Joe Root hits brother Billy for six as Yorkshire beat Notts to win Royal London Cup

Nick Hoult
Joe Root hit an unbeaten 75 off 78 balls at Trent Bridge on Saturday - Rex Features

Yorkshire (191-3) beat Nottinghamshire(185) by seven wickets

Joe Root’s advice for younger brother Billy was pretty unequivocal after the pair’s first match against one another. “Don’t bowl half-trackers at me next time,” said the England Test captain after hitting his brother for six to bring up victory for Yorkshire against Nottinghamshire in the Royal London Cup by seven wickets.

Root made an unbeaten 75 off 78 balls as he eased his way into the season with his first significant innings of a key summer in his life.

He handled the triple challenge of sibling rivalry, England team rivalry and Ashes rivalry with his usual nonchalance, making the highest total of a low-scoring match after Yorkshire had bowled out Nottinghamshire for just 185.

Joe travelled down to Nottingham in the morning, giving a lift to Billy, and the Root family were in tow as wel,l with proud father Matt posting a picture of himself on social media wearing Notts and Yorkshire shirts stitched together.

This week the Roots’ former headteacher spoke about the difference between the two brothers as children, painting a familiar picture of young Joe as a batsman who had excellent shot selection and temperament, even as a primary school pupil. He remembered Billy as the more impetuous, likely to play bigger shots but also to get out, leaving his brother to make the winning scores.

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Joe has barely seen his younger brother play in recent years as their careers have taken different paths. Billy never quite made it at Yorkshir and has drifted around the county circuit, playing second XI cricket for Leicestershire and Worcestershire before finally nailing down a chance at Nottinghamshire with runs in the final championship match of last season.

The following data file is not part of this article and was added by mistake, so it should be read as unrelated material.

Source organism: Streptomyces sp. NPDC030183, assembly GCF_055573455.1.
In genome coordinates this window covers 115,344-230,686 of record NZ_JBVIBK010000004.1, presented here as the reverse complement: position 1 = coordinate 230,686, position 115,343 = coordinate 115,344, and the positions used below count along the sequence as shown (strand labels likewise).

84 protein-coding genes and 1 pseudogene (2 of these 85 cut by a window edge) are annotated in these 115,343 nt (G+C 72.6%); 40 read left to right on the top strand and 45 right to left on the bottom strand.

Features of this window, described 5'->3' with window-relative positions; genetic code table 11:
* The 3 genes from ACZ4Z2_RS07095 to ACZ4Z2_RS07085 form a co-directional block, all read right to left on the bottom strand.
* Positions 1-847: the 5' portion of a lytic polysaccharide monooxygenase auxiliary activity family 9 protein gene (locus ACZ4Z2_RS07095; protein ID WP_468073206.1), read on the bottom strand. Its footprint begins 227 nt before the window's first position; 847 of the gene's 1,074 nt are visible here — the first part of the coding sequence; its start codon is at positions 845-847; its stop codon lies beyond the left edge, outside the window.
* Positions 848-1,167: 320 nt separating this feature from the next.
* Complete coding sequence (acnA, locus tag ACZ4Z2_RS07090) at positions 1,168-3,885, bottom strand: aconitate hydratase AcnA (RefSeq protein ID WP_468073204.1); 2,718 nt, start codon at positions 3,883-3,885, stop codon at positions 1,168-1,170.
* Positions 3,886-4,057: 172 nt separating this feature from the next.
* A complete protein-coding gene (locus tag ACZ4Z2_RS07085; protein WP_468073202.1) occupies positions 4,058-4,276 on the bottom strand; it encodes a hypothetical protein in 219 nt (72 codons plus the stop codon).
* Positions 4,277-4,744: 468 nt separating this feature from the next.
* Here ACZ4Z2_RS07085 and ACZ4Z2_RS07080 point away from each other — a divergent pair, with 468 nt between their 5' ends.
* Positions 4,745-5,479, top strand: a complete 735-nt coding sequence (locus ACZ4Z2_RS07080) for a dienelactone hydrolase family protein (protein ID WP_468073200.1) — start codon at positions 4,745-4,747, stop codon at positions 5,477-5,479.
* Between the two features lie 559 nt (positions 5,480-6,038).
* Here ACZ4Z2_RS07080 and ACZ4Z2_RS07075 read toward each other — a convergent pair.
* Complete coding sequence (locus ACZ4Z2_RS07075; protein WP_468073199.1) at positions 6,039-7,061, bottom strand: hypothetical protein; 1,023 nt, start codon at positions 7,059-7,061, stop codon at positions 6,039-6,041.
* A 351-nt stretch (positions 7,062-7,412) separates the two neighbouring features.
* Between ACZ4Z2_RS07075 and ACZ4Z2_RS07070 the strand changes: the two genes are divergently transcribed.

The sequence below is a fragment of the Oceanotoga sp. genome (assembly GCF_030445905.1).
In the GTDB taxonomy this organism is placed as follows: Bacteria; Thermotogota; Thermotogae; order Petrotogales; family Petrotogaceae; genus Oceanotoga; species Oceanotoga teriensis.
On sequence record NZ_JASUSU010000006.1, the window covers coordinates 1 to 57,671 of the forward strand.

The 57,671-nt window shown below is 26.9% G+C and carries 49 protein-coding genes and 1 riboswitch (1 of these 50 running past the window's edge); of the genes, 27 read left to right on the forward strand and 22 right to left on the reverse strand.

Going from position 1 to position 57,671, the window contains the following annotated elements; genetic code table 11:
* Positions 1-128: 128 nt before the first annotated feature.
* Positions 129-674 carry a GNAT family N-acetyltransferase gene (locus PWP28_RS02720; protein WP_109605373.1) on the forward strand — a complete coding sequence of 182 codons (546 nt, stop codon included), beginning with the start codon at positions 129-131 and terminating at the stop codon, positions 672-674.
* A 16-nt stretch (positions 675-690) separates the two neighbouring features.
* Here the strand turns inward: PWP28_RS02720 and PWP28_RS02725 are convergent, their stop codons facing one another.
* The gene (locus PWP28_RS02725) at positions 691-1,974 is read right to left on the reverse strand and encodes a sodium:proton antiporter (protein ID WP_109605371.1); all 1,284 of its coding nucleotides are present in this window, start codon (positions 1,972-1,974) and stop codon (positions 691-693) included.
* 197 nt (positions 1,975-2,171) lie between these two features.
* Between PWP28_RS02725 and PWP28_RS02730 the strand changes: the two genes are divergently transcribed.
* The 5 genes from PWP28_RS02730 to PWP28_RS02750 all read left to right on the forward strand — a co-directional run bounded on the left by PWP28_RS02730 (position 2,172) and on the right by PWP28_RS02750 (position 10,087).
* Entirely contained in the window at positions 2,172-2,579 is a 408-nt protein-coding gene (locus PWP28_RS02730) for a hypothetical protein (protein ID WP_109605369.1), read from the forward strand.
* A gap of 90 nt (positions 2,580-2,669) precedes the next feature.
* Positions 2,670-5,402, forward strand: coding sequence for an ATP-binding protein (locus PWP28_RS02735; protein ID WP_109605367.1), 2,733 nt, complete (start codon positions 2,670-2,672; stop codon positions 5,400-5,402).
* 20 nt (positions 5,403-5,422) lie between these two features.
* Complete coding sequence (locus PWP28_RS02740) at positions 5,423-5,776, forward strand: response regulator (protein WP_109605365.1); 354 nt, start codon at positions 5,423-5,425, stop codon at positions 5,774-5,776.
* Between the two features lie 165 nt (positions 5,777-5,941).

He has started in the first team in white-ball cricket this summer, making runs at Worcester this week, but did little here. He was out prodding outside off stump as Yorkshire’s disciplined seam attack strangled the life out of Nottinghamshire.

With the match petering out to a predictable end, Nottinghamshire captain Chris Read gave Billy the chance to bowl at his brother. His off-spin was at best innocuous and his brother reverse-swept him for four before lofting him mightily over the midwicket boundary for the winning runs.

“It was awful. It was such a horrible situation to be in. I’m obviously desperate for him to do well and get a hold in the side but you have got to be professional to get the job done,” said Joe. “There was a slight feeling of guilt towards the end but that is professional sport and I am sure he would have done the same if I had come on to bowl at him.”

Nottinghamshire’s total was at least 100 runs short of par on a ground where last year England made the highest ever one-day international total and Nottinghamshire and Northamptonshire traded 400-run totals.

Ru- scoring was not quite as easy on a cold April afternoo,n but Nottinghamshire did not help themselves with too many batsmen getting themselves out. Once Adam Lyth and Jonny Bairstow had given the Yorkshire innings a flying start, Root could bat with no pressure and was able to spend valuable time at the crease.

Stuart Broad tried to ruffle him up, staring at him and invading his body space at the end of his follo- through, but Root simply laughed at his England colleague. “He was trying to create a bit of theatre and make it a little bit more uncomfortable for us, but we were very clinical,” said Root.

“It is hard to take him seriously when you are so used to playing on the same side. If there were words he was not man enough to say them to me. It was good fun.”

This was Root’s highest one day innings for Yorkshire, mainly due to the fact he rarely plays for them. He will play two more matches, including facing James Anderson in a Roses match tomorrow, before joining England on Thursday for the series against Ireland.

This match was sta-studded. Only four of the 22 players, two on each side, had not played international cricket and Nottinghamshire included Australia fast bowler James Pattinson, who has been terrorising second-division batsmen in the championship. He travelled at nearly eight an over in this match, but he was keeping plenty back for later dates with Root this year, when there will be more riding on the outcome.

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